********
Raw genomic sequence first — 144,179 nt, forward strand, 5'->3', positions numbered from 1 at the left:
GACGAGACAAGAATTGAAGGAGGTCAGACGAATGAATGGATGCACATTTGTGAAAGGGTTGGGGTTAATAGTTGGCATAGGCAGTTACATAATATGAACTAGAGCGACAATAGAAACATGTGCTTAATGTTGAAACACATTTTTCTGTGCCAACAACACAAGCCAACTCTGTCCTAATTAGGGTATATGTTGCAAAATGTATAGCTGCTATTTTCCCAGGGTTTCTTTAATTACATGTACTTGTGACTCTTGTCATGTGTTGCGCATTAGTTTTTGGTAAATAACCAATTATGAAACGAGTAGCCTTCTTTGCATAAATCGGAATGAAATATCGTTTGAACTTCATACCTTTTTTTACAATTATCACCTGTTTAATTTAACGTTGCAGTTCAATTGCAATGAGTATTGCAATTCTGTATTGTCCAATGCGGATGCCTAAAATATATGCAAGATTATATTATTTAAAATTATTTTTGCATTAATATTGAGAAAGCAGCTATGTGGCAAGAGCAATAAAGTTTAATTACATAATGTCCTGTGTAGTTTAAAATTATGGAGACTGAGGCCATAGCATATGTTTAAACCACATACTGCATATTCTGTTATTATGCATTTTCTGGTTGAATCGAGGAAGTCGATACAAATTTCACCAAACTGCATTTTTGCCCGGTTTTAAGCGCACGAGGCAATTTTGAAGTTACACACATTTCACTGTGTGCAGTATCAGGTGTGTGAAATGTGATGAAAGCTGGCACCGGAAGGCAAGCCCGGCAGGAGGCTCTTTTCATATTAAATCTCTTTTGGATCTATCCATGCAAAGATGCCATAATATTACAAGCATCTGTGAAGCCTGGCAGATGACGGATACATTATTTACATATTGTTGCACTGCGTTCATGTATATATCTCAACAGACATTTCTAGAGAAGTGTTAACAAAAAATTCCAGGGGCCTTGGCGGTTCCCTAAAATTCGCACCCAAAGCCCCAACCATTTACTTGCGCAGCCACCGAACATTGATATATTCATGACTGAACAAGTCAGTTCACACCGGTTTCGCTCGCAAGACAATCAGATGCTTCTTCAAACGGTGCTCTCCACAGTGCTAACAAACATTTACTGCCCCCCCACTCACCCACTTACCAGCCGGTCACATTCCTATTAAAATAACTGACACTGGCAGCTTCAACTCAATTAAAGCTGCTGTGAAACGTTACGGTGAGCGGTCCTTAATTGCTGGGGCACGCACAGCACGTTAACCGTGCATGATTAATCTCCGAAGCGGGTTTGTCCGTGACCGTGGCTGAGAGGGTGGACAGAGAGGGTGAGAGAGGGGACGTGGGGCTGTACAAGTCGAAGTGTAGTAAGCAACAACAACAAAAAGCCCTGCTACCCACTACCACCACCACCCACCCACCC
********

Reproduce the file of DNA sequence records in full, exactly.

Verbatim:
Raw genomic sequence first — 144,179 nt, forward strand, 5'->3', positions numbered from 1 at the left:
GACGAGACAAGAATTGAAGGAGGTCAGACGAATGAATGGATGCACATTTGTGAAAGGGTTGGGGTTAATAGTTGGCATAGGCAGTTACATAATATGAACTAGAGCGACAATAGAAACATGTGCTTAATGTTGAAACACATTTTTCTGTGCCAACAACACAAGCCAACTCTGTCCTAATTAGGGTATATGTTGCAAAATGTATAGCTGCTATTTTCCCAGGGTTTCTTTAATTACATGTACTTGTGACTCTTGTCATGTGTTGCGCATTAGTTTTTGGTAAATAACCAATTATGAAACGAGTAGCCTTCTTTGCATAAATCGGAATGAAATATCGTTTGAACTTCATACCTTTTTTTACAATTATCACCTGTTTAATTTAACGTTGCAGTTCAATTGCAATGAGTATTGCAATTCTGTATTGTCCAATGCGGATGCCTAAAATATATGCAAGATTATATTATTTAAAATTATTTTTGCATTAATATTGAGAAAGCAGCTATGTGGCAAGAGCAATAAAGTTTAATTACATAATGTCCTGTGTAGTTTAAAATTATGGAGACTGAGGCCATAGCATATGTTTAAACCACATACTGCATATTCTGTTATTATGCATTTTCTGGTTGAATCGAGGAAGTCGATACAAATTTCACCAAACTGCATTTTTGCCCGGTTTTAAGCGCACGAGGCAATTTTGAAGTTACACACATTTCACTGTGTGCAGTATCAGGTGTGTGAAATGTGATGAAAGCTGGCACCGGAAGGCAAGCCCGGCAGGAGGCTCTTTTCATATTAAATCTCTTTTGGATCTATCCATGCAAAGATGCCATAATATTACAAGCATCTGTGAAGCCTGGCAGATGACGGATACATTATTTACATATTGTTGCACTGCGTTCATGTATATATCTCAACAGACATTTCTAGAGAAGTGTTAACAAAAAATTCCAGGGGCCTTGGCGGTTCCCTAAAATTCGCACCCAAAGCCCCAACCATTTACTTGCGCAGCCACCGAACATTGATATATTCATGACTGAACAAGTCAGTTCACACCGGTTTCGCTCGCAAGACAATCAGATGCTTCTTCAAACGGTGCTCTCCACAGTGCTAACAAACATTTACTGCCCCCCCACTCACCCACTTACCAGCCGGTCACATTCCTATTAAAATAACTGACACTGGCAGCTTCAACTCAATTAAAGCTGCTGTGAAACGTTACGGTGAGCGGTCCTTAATTGCTGGGGCACGCACAGCACGTTAACCGTGCATGATTAATCTCCGAAGCGGGTTTGTCCGTGACCGTGGCTGAGAGGGTGGACAGAGAGGGTGAGAGAGGGGACGTGGGGCTGTACAAGTCGAAGTGTAGTAAGCAACAACAACAAAAAGCCCTGCTACCCACTACCACCACCACCCACCCACCC